Plant Pot Size Guide and Planter Sizes Explained

Making sure you have your planter sizes correct is vital for the growth and survival of your plants. Read on to discover the wide range of plant pot sizes available to buy in the UK.

14 March 2023

Container gardening is growing in popularity. Whether you have a big or small garden, a patio, a balcony or just enough space for a few window boxes, ensuring you have the correct planter sizes will give you the best possible chance of a successful season.

Growing plants in containers – from herbs to trees – is a great way to create a wonderfully varied and colourful display anywhere you want colour and greenery. But life in containers can be a struggle for plants, so it’s important to get the right plant pot sizes as well as the right compost and maintenance schedule.

When you’re at the nursery, pot sizes will be obvious and you can usually get the help you need, yet buying them online will take a bit of research. Here, we’ll give you the standard planter sizes available in the UK as well as some handy tips about container gardening.

Plant Pot Size Guide

Plant pots (Photo: DuKai photographer via Getty Images)

Just a quick word of caution before we give you the plant pot sizes. Like most products on the market, plant pots will vary slightly in size, shape and material depending on the manufacturer. The figures below should be taken as a guide only. Before you buy, ensure that you have done your research and made sure that the flower pot sizes you get are right for your plants.

  • P9 | Diameter (Top) 9 cm | Diameter (Base) 6 cm | Height 8.5 cm
  • 1 Litre | Diameter (Top) 13 cm | Diameter (Base) 10 cm | Height 11 cm
  • 2 Litre | Diameter (Top) 17 cm | Diameter (Base) 12 cm | Height 13 cm
  • 3 Litre | Diameter (Top) 19 cm | Diameter (Base) 13 cm | Height 15 cm
  • 4 Litre | Diameter (Top) 20 cm | Diameter (Base) 15.5 cm | Height 16.5 cm
  • 5 Litre | Diameter (Top) 22.5 cm | Diameter (Base) 16.5 cm | Height 18 cm
  • 7 Litre | Diameter (Top) 25 cm | Diameter (Base) 19 cm | Height 20 cm
  • 10 Litre | Diameter (Top) 28 cm | Diameter (Base) 24 cm | Height 22.5 cm
  • 15 Litre | Diameter (Top) 33 cm | Diameter (Base) 25.5 cm | Height 30 cm
  • 20 Litre | Diameter (Top) 35.5 cm | Diameter (Base) 27.5 cm | Height 32.5 cm
  • 25 Litre | Diameter (Top) 38.5 cm | Diameter (Base) 30 cm | Height 35 cm
  • 30 Litre | Diameter (Top) 41 cm | Diameter (Base) 33 cm | Height 36 cm
  • 40 Litre | Diameter (Top) 50 cm | Diameter (Base) 35.5 cm | Height 45 cm

These are the standard plant pot sizes but you can buy pots in ten-litre increments up to about 150 litres and then 230 litres, 375 litres and colossal 500 litre pots for mature trees.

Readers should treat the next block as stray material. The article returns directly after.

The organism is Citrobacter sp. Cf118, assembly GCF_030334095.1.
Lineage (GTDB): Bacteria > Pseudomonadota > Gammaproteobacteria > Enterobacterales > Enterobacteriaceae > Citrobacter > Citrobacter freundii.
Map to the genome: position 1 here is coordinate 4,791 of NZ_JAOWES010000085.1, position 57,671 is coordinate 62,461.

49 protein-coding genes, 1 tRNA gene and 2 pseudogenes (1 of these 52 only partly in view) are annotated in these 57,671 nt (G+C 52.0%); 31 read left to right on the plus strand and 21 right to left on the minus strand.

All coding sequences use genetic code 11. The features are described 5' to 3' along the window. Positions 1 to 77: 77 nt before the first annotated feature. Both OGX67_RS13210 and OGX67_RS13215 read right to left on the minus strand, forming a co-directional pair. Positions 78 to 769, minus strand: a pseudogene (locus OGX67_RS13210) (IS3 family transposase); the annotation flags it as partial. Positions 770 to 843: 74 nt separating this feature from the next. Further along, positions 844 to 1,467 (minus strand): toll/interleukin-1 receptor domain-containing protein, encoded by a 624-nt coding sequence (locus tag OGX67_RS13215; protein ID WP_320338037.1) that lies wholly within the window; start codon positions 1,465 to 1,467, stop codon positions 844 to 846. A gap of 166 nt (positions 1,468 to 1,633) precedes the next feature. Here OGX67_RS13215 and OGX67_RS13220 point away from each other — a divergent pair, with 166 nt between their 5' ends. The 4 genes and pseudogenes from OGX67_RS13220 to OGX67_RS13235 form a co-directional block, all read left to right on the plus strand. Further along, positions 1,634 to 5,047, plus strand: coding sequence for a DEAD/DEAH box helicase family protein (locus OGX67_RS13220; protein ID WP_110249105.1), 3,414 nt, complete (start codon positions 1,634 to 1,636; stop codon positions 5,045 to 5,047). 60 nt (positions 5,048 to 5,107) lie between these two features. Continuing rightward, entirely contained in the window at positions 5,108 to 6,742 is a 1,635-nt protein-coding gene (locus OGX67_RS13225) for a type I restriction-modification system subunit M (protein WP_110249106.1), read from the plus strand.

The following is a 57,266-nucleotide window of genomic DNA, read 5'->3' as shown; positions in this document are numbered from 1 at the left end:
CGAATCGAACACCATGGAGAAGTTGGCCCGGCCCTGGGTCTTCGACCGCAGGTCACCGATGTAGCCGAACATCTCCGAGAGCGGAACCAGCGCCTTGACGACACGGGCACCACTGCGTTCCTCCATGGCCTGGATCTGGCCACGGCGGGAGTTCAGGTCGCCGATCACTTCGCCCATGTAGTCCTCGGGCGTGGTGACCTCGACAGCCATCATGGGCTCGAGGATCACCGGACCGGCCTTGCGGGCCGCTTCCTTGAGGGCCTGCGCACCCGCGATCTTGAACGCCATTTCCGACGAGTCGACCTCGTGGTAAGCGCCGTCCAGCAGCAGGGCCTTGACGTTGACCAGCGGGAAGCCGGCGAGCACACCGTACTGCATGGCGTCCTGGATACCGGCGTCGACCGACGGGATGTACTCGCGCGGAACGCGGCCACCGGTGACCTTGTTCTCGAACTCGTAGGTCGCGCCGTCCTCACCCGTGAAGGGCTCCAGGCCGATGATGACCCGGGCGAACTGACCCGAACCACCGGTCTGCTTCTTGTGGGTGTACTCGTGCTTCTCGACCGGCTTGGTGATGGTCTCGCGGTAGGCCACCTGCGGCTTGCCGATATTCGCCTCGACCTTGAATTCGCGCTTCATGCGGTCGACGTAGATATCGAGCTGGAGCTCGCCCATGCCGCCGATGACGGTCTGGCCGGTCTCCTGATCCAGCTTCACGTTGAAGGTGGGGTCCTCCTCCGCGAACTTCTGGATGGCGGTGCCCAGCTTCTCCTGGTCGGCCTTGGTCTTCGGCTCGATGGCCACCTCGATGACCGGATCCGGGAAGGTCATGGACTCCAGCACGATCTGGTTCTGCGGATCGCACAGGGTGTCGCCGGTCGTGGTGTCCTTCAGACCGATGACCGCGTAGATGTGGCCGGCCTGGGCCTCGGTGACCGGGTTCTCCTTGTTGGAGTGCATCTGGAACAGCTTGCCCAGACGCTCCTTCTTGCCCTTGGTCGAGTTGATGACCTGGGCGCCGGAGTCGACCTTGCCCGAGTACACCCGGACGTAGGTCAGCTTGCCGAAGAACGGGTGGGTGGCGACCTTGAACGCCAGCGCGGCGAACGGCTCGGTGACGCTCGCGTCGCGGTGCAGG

Planter Sizes - Which Is Right For You?

An arrangement of Terracotta pots (Photo: Jacky Parker Photography via Getty Images)

Containers for plants come in all shapes, sizes and materials including plastic, wood, metal and terracotta. The pots themselves are down to personal preference but there’s a few things you need to look out for.

They should be frost-resistant if you’re keeping them outside all year round, and they should be big enough to give your plants space to grow and get bigger. You wouldn’t let a teenager sleep in the cot they had as a toddler and it’s the same theory with plants.

Conversely, you don’t want to put small or young plants in a pot that’s too big because it can hold too much water in the soil and the plant can get waterlogged.

Eat, Drink and Be Merry

Planting and growing (Photo: Guido Mieth via Getty Image)

Like humans, providing the optimum conditions to grow and flourish depends in part on what is being consumed. Choosing the right compost, food and watering schedule is important and you can get lots of good advice online and at your local nursery. Pot sizes are important but here are a few additional pointers to help you along the way –

Watering – plants and flowers in containers have less access to natural moisture than those growing in gardens so they may need more watering.

Feeding – again, container plants usually get fewer nutrients than their garden-planted cousins so it’s possible they could require additional feeding.

Compost – go into any garden centre and there will be lots of different types of compost available. It can be confusing so make sure you speak to someone in the know.

So there we have it, our quick guide to plant pot sizes and a few extra tips to help you on your way to successful container gardening!

You May Also Like

Explore More